Navigation Links
Artificial muscles that do the twist

In the heart, as in the movies, 3D action beats the 2D experience hands down.

In 3D, healthy hearts do their own version of the twist. Rather than a simple pumping action, they circulate blood as if they were wringing a towel. The bottom of the heart twists as it contracts in a counterclockwise direction while the top twists clockwise. Scientists call this the left ventricular twistand it can be used as an indicator of heart health.

The heart is not alone. The human body is replete with examples of soft muscular systems that bend, twist, extend, and flex in complex ways. Engineers have long sought to design robotic systems with the requisite actuation systems that can perform similar tasks, but these have fallen short.

Now a team of researchers at Harvard's Wyss Institute for Biologically Inspired Engineering and Harvard's School of Engineering and Applied Sciences (SEAS) has developed a low-cost, programmable soft actuated material that gives renewed hope to the mission. They demonstrated its the material's potential by using it to replicate the biological motion of the heart, and also developed a matching 3D computer model of it, as reported in Advanced Materials.

"Most models of the heart used today do not mimic its 3D motion," said lead author Ellen Roche, an M.D./Ph.D. candidate at SEAS who is also affiliated with the Wyss Institute. "They only take flow into account."

What's missing is the essential twisting motion that the heart uses to pump blood efficiently.

"We drew our inspiration for the soft actuated material from the elegant design of the heart," said Wyss Core Faculty member Conor Walsh, Ph.D., the senior author, who is also an Assistant Professor of Mechanical and Biomedical Engineering at SEAS and founder of the Harvard Biodesign Lab. "This approach could inspire better surgical training tools and implantable heart devices, and opens new possibilities in the emerging field of soft robotics for devices that assist other organs as well."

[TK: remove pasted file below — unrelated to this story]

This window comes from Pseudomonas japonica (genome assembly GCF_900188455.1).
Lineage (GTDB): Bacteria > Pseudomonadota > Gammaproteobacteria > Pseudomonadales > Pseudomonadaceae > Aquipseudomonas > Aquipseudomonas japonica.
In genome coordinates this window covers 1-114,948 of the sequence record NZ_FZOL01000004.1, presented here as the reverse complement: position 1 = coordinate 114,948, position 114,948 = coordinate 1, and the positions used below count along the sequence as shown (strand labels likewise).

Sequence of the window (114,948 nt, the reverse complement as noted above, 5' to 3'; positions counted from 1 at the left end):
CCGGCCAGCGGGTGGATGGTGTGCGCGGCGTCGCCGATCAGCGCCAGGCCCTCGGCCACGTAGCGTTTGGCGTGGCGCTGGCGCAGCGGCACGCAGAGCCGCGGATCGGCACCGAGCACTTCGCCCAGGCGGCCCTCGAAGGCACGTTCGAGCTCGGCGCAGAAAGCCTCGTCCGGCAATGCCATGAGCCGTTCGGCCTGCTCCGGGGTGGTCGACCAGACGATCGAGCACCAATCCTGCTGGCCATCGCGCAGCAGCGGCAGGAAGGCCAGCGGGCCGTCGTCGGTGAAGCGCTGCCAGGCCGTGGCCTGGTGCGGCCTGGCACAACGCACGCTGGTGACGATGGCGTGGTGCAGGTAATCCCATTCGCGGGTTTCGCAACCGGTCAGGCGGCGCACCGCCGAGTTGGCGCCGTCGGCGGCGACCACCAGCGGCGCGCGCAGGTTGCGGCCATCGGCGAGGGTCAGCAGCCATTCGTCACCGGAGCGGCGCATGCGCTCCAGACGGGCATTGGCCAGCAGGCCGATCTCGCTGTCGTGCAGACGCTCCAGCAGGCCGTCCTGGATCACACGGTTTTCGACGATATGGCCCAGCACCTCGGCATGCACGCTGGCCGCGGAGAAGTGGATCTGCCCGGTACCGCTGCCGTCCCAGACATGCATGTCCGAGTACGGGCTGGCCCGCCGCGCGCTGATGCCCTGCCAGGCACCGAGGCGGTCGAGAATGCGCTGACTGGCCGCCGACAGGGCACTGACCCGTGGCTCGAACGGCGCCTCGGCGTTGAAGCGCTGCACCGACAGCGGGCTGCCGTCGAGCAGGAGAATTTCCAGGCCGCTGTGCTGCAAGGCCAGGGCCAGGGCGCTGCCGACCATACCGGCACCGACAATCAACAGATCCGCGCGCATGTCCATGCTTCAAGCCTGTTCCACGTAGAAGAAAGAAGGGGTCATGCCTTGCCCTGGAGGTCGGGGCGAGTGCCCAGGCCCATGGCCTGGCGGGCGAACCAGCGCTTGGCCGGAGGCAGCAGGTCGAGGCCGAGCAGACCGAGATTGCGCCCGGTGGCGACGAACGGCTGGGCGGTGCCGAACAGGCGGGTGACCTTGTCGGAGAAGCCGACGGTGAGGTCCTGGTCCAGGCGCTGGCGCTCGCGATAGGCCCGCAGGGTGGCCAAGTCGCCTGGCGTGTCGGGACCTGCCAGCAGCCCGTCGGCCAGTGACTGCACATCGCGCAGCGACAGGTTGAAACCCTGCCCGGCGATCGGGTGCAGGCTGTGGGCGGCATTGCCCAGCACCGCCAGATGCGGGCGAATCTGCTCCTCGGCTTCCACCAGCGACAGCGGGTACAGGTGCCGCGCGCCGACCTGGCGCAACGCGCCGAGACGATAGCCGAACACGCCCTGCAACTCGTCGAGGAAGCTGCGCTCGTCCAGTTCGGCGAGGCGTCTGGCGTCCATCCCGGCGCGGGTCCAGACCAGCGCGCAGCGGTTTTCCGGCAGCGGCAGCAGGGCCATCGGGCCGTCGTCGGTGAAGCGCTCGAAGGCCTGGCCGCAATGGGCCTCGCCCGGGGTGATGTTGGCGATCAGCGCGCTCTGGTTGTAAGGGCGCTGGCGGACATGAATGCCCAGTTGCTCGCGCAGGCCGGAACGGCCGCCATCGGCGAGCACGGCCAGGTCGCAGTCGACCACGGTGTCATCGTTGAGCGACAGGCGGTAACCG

The heart moves the way it does because of its bundles of striated muscle fibers, which are oriented spirally in the same direction and work together to effect motion.

To mimic those muscles fibers, the team first developed a modified pneumatic artificial muscle (PAM), made entirely from soft material -- silicone elastomer with embedded braided mesh -- and attached via tubing to an air supply. Upon pressurization, PAMs shorten, like biological muscles, but in one direction only.

The team then embedded several of these artificial muscles within a matrix made of the same soft silicone elastomer. By changing their orientation and configuration within the matrix and applying pressure, they were able to achieve various motions in more than one direction, mimicking the complex motion of the heart.

They calculated the force and strain values for an array of PAM arrangements and used them to develop a new computer model that simulates their associated movement patterns in 3D.

Of the heart's three layers of muscle fibers, the outermost layer is the one most responsible for the dominant global twist so the team used their computer model to identify a PAMs configuration within a cup-shaped matrix that most closely mimicked the fibers in the outermost layer of the heart. They built the prototype and attached motion trackers to see how it would respond when the PAMs were subjected to various pressures.

Their experimental results closely matched the computer model predictions and also corresponded to the available clinical data on the action of the ventricular twist.

"That was a great moment," Roche said. "It means that now we have proof of concept that we can in fact mimic the heart's natural 3D motion." In short, they got their model hearts to do the twist.